We the Paranoid
We Americans like to think of ourselves as strong, rugged and supremely confident -- a nation of Marlboro Men and Marlboro Women, minus the cigarettes and the lung cancer. So why do we increasingly find ourselves hunkered behind walls, popping pills by the handful to stave off diseases we might never contract and eyeing the rest of the world with an us-or-them suspicion that borders on the pathological?
Last week, I heard some of the nation's leading cultural anthropologists try to explain these and other phenomena. I came away convinced that we, as a nation, definitely should seek professional help.
The American Anthropological Association held its annual meeting here in Washington, and I was invited to an afternoon-long panel discussion titled "The Insecure American." I decided to overlook the fact that my hosts, Hugh Gusterson of George Mason University and Catherine Besteman of Colby College, had recently co-edited a book called "Why America's Top Pundits Are Wrong."
"The Insecure American" turned out to be a revelation -- by turns alarming, depressing and laugh-out-loud amusing -- as scholar after scholar presented research showing just how unnerved this society is.
Setha Low, who teaches at the City University of New York, has spent years studying the advent and increase of gated communities. People decide to sequester their families behind walls because they are afraid of crime, they feel isolated from their neighbors, and they're nostalgic for a kind of idealized Norman Rockwell past, Low reported. Nothing terribly irrational about that.
But after extensive interviews with residents of gated communities in San Antonio and on Long Island, Low discovered that there isn't really less crime behind the walls, people don't really feel more secure, and there was no greater sense of small-town closeness among neighbors. Despite the gates and guard huts, people still felt they needed to set their alarm systems.
Joseph Dumit of the University of California at Davis presented his work arguing that health care has been redefined into a statistical exercise in risk reduction. The average American fills nearly 13 prescriptions a year, Dumit said, and many of the drugs are not to make the patient well but to reduce the statistical risk that the person will become ill. People who are otherwise healthy are prescribed statins to lower their cholesterol, for example, or beta blockers for high blood pressure.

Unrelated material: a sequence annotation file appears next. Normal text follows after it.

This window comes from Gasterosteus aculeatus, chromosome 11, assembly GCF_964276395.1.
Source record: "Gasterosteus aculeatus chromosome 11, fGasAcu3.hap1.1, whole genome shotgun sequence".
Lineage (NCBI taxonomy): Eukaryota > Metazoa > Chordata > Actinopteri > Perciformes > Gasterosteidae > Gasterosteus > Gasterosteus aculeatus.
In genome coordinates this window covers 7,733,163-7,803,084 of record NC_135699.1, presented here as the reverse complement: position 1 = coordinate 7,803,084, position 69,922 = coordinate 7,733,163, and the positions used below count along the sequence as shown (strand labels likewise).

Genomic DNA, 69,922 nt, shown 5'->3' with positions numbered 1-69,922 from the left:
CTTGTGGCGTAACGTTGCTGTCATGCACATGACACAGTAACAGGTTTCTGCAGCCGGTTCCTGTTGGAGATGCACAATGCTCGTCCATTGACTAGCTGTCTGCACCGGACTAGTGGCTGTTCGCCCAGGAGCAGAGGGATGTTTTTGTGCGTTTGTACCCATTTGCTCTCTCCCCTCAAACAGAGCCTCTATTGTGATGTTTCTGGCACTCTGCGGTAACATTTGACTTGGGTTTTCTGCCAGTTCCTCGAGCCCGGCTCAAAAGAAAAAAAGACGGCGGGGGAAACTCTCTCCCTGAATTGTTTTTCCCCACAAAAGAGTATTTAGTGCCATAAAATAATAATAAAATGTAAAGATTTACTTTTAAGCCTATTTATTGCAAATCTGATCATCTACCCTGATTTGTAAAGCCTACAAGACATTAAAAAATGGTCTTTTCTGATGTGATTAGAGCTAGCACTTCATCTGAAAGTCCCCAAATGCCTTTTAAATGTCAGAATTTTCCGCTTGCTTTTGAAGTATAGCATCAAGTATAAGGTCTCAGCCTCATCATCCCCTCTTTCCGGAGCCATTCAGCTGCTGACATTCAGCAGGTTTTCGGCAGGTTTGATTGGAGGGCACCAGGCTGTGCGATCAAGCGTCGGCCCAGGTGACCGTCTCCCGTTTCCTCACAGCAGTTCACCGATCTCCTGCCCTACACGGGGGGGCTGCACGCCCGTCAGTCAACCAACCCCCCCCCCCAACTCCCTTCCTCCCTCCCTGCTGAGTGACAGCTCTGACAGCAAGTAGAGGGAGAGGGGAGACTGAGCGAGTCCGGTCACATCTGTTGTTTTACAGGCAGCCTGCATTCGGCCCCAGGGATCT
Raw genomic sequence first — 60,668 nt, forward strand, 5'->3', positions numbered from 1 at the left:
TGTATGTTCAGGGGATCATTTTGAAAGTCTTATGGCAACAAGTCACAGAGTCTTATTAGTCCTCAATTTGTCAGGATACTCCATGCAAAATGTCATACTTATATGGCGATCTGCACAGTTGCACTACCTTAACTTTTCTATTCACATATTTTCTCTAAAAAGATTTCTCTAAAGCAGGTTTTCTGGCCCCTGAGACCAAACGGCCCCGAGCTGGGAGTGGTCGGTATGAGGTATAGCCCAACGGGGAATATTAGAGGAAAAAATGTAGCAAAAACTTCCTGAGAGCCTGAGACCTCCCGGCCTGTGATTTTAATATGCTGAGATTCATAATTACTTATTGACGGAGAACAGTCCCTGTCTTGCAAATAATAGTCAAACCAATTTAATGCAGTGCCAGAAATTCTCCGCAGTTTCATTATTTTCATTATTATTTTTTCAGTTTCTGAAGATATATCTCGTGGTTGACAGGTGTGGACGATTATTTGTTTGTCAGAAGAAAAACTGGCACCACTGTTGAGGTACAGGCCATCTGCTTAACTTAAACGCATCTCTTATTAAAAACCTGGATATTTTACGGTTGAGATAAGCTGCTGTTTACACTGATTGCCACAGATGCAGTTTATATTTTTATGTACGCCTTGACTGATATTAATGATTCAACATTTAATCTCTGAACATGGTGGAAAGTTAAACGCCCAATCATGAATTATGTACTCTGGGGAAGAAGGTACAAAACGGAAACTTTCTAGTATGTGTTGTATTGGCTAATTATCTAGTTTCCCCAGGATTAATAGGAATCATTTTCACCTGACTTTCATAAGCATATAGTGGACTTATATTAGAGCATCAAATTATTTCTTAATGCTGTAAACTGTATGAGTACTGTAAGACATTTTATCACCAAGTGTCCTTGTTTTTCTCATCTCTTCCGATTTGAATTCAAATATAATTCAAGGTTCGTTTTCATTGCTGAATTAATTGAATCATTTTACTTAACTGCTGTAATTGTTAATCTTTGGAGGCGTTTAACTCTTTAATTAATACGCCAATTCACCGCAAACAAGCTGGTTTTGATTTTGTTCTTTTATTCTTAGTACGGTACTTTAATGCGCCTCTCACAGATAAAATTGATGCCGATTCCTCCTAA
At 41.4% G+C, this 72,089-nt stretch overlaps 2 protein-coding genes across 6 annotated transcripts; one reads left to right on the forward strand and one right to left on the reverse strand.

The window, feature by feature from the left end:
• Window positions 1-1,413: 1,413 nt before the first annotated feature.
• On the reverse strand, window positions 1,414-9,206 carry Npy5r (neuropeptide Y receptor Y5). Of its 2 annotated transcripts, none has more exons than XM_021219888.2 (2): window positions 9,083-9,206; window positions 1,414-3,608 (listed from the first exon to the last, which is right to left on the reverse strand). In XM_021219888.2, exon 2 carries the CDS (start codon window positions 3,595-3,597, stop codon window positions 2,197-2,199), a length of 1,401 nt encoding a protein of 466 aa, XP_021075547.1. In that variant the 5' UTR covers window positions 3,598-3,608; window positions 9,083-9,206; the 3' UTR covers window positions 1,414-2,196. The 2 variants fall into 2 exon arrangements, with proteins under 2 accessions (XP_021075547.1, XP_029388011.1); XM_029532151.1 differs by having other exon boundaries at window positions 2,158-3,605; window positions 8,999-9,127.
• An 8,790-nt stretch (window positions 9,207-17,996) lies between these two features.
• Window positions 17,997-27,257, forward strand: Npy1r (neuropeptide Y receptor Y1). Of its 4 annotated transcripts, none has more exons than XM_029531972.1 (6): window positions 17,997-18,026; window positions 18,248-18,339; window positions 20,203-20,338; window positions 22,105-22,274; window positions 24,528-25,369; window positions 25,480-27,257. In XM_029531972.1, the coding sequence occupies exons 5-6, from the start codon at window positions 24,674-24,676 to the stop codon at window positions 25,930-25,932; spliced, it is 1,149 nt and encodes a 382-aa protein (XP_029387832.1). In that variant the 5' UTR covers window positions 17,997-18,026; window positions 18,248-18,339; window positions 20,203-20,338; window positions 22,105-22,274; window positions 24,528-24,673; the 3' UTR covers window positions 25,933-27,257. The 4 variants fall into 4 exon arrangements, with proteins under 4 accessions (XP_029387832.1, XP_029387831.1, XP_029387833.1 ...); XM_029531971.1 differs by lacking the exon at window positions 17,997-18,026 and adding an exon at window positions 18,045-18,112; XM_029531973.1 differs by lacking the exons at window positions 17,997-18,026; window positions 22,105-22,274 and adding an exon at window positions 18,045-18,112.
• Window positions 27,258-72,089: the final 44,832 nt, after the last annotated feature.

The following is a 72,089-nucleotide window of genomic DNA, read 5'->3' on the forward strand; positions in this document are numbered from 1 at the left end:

Dumit pointed out that this risk-driven approach assumes that every one of us is "inherently ill." It also drives health-care costs by pushing doctors and drug companies to spend whatever it takes to incrementally reduce a patient's risk of getting sick -- even though some of those patients never would have gotten sick, anyway.
Susan F. Hirsch, a professor at George Mason University, gave a riveting presentation on how terrorism feeds insecurity. Hirsch's husband, Abdulrahman Abdullah, was killed in the 1998 al-Qaeda bombing of the U.S. Embassy in Dar es Salaam, Tanzania. When some of the alleged perpetrators faced justice in a New York courtroom in 2001, Hirsch began attending the trial as a victim. She ended up studying it as an anthropologist, concluding that the legal system, while imperfect, was the best way to deal with terrorists.
Catherine Lutz of Brown University reported on her studies of what President Dwight D. Eisenhower called the "military-industrial complex." She noted that the immense resources this country devotes to war-making are based on assumptions that anthropologists might not accept as given -- that war is embedded in human nature, for example, and therefore can never be consigned to our barbarian past, as was done with slavery.
Lee Baker of Duke University, Brett Williams of American University and other presenters described their research on economic insecurity, driven by forces such as globalization, immigration and gentrification.
And Nancy Scheper-Hughes, a professor of medical anthropology at the University of California at Berkeley, had me wincing as she talked about her investigations of what she called "vulture capitalism" -- the global trade in body parts for transplant. The fastest-growing segment of kidney transplant recipients, Scheper-Hughes said, consists of patients over 70; when they can't get a needed organ from the transplant registry, she said, they often ask a healthy child or grandchild to donate.
To recap: We're afraid of one another, we're afraid of the rest of the world, we're afraid of getting sick, we're afraid of dying. Maybe if we study our insecurities and confront them, we'll learn to keep them in check. Before we turn the whole nation into one big, paranoid gated community, maybe we'll learn that life isn't really any better behind the walls.